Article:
Biggest Loser winner Ali Vincent recently revealed that she regained nearly all the weight she lost during her time on the show. The Season 5 champ became the very first woman to win the reality weight-loss competition, losing a total of 112 pounds.
Ali Vincent opened up in a lengthy, heartfelt Facebook post on April 19 by saying that she had grown tired of living in fear of public shame over her weight. Vincent announced she made the decision to join Weight Watchers. She then described the difficult experience of weighing in at close to her Biggest Loser starting weight.
“On April 16th I did one of the hardest things in my life I joined Weight Watchers and weighed in close to the weight I started at on The Biggest Loser. I swore I would never be there again, be here again. I couldn’t imagine a day again that I would weigh over 200 pounds. I feel ashamed. I feel embarrassed. I feel overwhelmed. I feel like a failure.”
After coming forward with her weight gain, Ali Vincent braced herself for the criticism and judgment that she expected to come. However, Vincent told Oprah’s Where Are They Now? that the exact opposite happened. Ali was showered with support and encouragement, leaving her humbled and relieved.
“I’m very humbled by it. I don’t know why I thought I couldn’t share, you know?”
Shortly after Ali Vincent opened up about regaining her weight, a National Institutes of Health study revealed that contestants of the reality TV show go home with slower metabolisms. The Washington Post reports that the study followed 14 Biggest Loser contestants from Season 8 for a period of six years. The study participants were found to burn approximately 500 fewer calories per day than would be expected, making it more difficult for them to maintain their weight. Those, like Ali Vincent, who lost the largest amounts of weight experienced the greatest slowing of their metabolisms.
Ali Vincent discussed her feelings about the study in a blog post for People. Vincent first expressed her gratitude for those members of the “Biggest Loser family” who participated in the study, which she feels will benefit all contestants of the show.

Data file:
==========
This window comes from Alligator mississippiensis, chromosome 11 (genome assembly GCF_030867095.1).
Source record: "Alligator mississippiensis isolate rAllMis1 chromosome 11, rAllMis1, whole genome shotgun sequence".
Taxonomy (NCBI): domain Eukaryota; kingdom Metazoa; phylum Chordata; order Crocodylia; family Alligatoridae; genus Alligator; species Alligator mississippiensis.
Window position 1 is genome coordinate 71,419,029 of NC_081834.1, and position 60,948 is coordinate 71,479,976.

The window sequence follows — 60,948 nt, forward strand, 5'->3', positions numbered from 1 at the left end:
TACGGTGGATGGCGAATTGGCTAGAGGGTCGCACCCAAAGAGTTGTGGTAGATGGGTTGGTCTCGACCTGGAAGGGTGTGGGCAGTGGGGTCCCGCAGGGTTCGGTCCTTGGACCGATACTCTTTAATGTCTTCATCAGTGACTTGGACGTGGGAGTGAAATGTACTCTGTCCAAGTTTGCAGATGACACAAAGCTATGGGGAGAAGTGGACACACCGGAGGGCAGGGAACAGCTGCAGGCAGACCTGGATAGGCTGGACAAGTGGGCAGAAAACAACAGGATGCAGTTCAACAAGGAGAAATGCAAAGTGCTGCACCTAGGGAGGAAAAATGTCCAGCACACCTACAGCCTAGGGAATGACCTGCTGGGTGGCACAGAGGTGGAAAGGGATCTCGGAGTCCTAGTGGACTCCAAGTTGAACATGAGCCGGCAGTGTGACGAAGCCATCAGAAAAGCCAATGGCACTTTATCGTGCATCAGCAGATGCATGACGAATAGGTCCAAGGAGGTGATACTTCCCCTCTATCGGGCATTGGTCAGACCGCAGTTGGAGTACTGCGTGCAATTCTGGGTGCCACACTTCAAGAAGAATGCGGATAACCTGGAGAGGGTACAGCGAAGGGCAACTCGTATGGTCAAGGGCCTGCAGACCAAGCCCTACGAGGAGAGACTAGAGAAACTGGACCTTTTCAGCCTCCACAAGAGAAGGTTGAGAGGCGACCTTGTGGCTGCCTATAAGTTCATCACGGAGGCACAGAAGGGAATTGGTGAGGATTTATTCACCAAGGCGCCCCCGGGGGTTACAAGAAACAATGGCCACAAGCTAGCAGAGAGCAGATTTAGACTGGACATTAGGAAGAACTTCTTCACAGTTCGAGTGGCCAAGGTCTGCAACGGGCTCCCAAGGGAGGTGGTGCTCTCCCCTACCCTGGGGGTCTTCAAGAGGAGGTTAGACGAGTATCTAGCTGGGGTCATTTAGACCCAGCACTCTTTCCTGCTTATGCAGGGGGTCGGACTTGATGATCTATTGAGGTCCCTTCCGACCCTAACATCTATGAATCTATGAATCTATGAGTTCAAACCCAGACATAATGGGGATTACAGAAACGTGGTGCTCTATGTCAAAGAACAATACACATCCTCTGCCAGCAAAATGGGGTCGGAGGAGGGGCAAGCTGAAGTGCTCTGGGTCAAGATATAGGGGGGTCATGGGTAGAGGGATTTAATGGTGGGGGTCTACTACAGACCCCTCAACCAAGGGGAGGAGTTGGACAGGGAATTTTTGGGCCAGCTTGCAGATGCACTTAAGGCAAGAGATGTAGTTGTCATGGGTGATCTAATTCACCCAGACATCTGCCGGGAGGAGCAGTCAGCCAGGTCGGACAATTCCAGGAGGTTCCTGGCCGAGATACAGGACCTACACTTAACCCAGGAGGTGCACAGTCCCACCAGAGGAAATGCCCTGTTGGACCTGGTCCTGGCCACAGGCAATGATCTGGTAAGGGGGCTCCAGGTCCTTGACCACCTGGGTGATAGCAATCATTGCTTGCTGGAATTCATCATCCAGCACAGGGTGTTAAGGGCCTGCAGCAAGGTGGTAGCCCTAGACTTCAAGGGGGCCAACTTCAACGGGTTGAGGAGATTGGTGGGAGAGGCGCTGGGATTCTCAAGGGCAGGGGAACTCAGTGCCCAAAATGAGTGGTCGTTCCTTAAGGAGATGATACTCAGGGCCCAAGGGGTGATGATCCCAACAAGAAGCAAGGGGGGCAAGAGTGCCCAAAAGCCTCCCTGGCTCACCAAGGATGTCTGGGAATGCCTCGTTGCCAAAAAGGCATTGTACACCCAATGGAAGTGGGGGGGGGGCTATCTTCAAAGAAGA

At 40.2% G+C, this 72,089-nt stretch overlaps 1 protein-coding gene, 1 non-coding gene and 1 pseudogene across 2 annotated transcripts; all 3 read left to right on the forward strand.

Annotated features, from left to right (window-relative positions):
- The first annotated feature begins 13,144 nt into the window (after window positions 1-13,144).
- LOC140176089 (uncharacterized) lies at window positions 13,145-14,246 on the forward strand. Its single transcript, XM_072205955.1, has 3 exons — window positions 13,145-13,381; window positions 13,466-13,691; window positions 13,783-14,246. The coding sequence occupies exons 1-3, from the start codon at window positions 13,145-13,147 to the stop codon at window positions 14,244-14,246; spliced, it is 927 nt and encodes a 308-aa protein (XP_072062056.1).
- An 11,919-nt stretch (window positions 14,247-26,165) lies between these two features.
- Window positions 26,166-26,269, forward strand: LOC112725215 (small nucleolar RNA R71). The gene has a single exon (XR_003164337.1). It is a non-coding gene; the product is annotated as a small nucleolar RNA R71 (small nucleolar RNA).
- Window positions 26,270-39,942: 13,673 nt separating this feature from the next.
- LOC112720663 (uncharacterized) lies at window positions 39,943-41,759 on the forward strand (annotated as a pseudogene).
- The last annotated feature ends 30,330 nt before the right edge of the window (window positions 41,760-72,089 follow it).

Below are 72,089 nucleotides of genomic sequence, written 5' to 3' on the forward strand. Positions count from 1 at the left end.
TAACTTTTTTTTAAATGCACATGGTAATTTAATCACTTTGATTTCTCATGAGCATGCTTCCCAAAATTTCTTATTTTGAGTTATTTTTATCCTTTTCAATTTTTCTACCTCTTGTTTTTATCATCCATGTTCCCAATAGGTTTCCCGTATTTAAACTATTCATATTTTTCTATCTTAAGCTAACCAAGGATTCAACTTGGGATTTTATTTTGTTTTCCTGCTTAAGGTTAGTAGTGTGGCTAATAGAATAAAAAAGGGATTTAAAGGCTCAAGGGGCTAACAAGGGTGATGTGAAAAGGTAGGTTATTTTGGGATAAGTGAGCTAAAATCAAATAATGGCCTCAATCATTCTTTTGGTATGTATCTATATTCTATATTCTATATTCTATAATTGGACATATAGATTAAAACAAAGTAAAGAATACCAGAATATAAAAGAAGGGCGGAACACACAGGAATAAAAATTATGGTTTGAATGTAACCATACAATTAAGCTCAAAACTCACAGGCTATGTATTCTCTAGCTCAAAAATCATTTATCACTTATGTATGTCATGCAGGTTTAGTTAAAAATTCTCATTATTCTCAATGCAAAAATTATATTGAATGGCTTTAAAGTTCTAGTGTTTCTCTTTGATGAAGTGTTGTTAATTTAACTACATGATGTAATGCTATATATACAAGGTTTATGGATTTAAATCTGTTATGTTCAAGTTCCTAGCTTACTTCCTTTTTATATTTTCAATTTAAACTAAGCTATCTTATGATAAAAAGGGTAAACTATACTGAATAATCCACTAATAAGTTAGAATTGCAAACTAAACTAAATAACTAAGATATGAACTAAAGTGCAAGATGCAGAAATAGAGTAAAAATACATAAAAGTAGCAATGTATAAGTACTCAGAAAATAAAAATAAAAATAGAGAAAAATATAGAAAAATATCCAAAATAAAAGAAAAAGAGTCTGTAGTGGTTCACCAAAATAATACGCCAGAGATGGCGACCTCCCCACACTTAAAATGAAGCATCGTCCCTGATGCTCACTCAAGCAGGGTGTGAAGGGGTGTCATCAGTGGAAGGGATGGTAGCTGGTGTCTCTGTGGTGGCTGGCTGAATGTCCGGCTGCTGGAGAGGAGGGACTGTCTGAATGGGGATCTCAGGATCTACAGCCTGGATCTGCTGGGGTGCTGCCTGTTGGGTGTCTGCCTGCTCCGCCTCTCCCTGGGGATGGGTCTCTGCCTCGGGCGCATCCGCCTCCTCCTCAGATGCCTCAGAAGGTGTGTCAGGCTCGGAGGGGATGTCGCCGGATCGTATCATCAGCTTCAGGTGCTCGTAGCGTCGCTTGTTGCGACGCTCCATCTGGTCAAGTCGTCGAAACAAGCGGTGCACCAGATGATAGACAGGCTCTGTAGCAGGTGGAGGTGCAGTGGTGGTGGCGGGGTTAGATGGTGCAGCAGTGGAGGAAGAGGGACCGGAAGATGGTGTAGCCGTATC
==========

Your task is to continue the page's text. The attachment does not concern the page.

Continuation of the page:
“First of all, I want to commend my fellow Biggest Loser family members from season 8 for having the courage, strength and discipline to participate in a six year study, so that all of us might have a little more understanding about weight loss and sustainability. Our Biggest Loser family is over 277 strong, and I know that there is not one among us who has not dealt with the struggle, anxiety, fear, or in some cases shame, over gaining weight back since being on the show.”
Ali Vincent went on to explain that putting her weight-loss journey on display for the world created more pressure when the pounds starting creeping back on. Fear of judgment and shame kept Ali from talking about her battle, a problem she blames on society’s critical view of overweight people.
“Could you imagine having those feelings, knowing millions of people have watched your journey? There is such negativity towards and shaming of people that struggle with their weight in our society. It is the socially acceptable prejudice, and it needs to stop.”
Ali Vincent said she doesn’t think she “would have slipped so far” if she had the courage to open up about her struggles sooner. Vincent feels no one — Biggest Loser contestant or not — should have to suffer in silence and shame over their weight. Ali closed by saying that the study offers her and other Biggest Loser alumni the courage they need to continue to fight for their lives.
[Image via Facebook]